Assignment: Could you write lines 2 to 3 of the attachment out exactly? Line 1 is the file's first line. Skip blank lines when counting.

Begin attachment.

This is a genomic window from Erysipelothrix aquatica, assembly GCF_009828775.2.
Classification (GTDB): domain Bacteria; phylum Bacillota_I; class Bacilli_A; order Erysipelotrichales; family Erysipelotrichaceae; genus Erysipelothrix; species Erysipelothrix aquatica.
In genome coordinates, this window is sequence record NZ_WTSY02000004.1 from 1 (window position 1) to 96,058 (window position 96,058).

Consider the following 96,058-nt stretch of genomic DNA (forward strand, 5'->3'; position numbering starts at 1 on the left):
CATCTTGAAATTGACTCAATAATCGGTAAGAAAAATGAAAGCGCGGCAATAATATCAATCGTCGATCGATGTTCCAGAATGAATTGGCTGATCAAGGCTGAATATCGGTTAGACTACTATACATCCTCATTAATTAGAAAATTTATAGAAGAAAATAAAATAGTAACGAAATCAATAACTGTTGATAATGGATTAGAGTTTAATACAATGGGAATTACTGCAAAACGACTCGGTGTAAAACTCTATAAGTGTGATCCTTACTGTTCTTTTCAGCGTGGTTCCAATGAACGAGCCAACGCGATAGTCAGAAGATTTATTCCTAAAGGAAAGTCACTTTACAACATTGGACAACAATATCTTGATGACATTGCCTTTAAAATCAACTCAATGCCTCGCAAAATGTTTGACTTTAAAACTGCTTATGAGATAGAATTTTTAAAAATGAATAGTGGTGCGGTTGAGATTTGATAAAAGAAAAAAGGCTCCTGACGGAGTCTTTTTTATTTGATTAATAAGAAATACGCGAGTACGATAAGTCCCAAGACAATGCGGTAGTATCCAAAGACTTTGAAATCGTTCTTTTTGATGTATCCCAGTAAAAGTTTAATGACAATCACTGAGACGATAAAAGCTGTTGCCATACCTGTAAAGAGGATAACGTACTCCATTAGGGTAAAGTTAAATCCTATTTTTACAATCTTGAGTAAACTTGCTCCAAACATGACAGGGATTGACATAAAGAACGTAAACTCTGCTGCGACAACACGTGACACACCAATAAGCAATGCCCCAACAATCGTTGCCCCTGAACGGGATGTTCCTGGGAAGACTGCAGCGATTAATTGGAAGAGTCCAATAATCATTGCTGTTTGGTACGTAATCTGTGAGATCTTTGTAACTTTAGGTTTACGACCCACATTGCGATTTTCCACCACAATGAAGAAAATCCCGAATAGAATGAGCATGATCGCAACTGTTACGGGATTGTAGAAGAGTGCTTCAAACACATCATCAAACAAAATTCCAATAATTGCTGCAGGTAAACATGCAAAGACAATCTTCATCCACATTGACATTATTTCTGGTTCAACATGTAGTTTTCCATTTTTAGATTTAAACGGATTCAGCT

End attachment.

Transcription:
Classification (GTDB): domain Bacteria; phylum Bacillota_I; class Bacilli_A; order Erysipelotrichales; family Erysipelotrichaceae; genus Erysipelothrix; species Erysipelothrix aquatica.
In genome coordinates, this window is sequence record NZ_WTSY02000004.1 from 1 (window position 1) to 96,058 (window position 96,058).